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Showing posts from July, 2006

sms: dcm - alpha tech solutions

a few folks have posted comments regarding training on dcm that's available from alpha tech solutions . i wasn't sure how seriously to take it since i'd never heard of it before ... but after talking to one of the dcm dev folks, i decided to look into it a little bit. i emailed their sales person and asked for an eval so that i could go through the training set and review it. to my surprise, they were more than willing. :) training is broken down into two parts. the first part covers the following: introduction installing the dcm authoring tool creating and customizing manifests customizing scenarios (part 1) check service state check file version verify automatic updates verify smtp default domain verify minimum password length the second section covers the following: customizing scenarios (part 2) verify if a hotfix is installed verify if a service exists check file existence number range firewall status deployment and execution reporting by the time you've gone

sms: start to finish guide to mof editing

i finished reading start to finish guide to mof editing: the definitive guide to systems management server hardware inventory customization last week but hadn't had a chance to write up my thoughts about it until now. i had decided to load up vista ... which is another story entirely. i met the author at a user group conference in atlanta (southeast management user group). if you know jeff gilbert, you know what a character he can be. i'll just ask you to keep that in mind as you read the book. i think his intent was to try to make the book as easy to read as possible. i mean, a book on mof editing, is not exactly exciting material. however, he does try to add a bit of humor to keep the reader interested. the examples he uses are also clever enough to help some of the providers make sense. i remember way back when michael schultz asked me to review and edit his original mof editing guide. around this time, the sms mailing list was pretty active with most of us trying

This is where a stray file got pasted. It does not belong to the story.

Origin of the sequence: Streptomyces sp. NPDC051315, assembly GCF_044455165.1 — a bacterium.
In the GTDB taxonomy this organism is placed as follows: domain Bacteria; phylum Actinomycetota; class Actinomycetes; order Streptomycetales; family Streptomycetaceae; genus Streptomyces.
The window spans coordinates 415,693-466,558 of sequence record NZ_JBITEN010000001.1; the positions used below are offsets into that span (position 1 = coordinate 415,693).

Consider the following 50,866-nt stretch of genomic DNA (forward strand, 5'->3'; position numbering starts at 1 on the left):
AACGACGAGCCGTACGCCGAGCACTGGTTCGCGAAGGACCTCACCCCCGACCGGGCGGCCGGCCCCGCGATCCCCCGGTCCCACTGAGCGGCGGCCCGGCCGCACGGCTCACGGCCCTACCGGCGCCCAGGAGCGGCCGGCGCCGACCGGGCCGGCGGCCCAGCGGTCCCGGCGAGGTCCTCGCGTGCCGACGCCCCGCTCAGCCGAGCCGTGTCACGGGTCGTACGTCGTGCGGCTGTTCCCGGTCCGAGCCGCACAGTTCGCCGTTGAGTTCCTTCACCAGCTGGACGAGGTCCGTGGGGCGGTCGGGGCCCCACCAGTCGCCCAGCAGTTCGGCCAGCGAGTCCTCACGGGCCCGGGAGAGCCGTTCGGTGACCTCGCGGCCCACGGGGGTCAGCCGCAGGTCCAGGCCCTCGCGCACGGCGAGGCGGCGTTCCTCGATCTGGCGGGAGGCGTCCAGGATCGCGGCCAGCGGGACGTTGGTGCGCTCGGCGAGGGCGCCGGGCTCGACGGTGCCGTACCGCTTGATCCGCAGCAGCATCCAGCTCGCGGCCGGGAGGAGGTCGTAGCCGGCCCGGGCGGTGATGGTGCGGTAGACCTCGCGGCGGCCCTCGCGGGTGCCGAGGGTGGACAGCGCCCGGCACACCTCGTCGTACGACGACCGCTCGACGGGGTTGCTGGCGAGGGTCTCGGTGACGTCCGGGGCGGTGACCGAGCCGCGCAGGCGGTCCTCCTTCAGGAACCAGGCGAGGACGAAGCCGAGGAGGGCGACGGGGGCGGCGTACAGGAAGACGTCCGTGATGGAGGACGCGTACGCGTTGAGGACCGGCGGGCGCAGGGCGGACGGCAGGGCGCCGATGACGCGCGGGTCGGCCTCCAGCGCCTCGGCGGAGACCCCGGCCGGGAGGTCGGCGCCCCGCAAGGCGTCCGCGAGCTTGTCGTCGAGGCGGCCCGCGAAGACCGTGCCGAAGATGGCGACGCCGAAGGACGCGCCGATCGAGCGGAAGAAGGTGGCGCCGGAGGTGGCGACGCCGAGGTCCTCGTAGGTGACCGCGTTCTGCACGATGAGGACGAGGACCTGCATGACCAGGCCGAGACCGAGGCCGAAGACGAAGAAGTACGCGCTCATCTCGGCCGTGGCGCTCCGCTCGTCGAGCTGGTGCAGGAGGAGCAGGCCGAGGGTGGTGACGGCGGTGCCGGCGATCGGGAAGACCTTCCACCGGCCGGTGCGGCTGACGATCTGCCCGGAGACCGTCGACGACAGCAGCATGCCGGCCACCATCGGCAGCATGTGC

mom: memory processes

NOTE: this script is deprecated. feel free to use it, but you should refer to this post, which actually has a newer, cooler script. this is kind of a follow on to my earlier post regarding cpu processes . this time, it detects memory processes. anyway, the thing works pretty much the same way. the logic is a bit different in the way it returns information, only because i didn't want to figure out how to do a bubble sort in vbscript and finding a threshold marker ... wasn't too sure about that either. i don't profess to be a script guru. what i did was tally up the total process workingsetsize by the number of total processes. using that as a kind of median value, the script returns anything above that threshold line. workingsetsize divided by 1024 gives you the same thing as task manager, in case you were wondering about that. if you have better suggestions, please do rewrite or modify and let me know! :) it's posted to the usual places: myitf

misc: atlanta smug coming up 9/20 8.5 - 3.00

hey folks, there's another southeast management user group coming up september 20, 2006. it'll run from about 8:30 to 3:00 at the sanctuary park facilities up here in alpharetta. if you remember, these run about every quarter or so. looks like a great lineup ... try to be there! the user group section on will be updated soon to reflect the new agenda. if you can't make it, as usual, the presentations will be posted to the site. look forward to seeing you all there. Agenda 8:30am - 9:00am Breakfast 9:00am - 10:15am Server and Desktop Deployment Methodologies with SMS 2003 Part 1 10:15am - 10:30am Break 10:30am - 11:00am SMS Admin Roundtable 11:00am - 12:00pm System Center Operation Manager Beta 2 via Webast in Atlanta 12:00 - 12:45pm Working Lunch Data Protection Manager Today and Beyond 12:45 - 2:00pm Server and Desktop Deployment Methodologies with SMS 2003 Part 2 2:00pm - 2:15pm Break 2:15pm - 3:00pm MOM and SMS Top 10 issues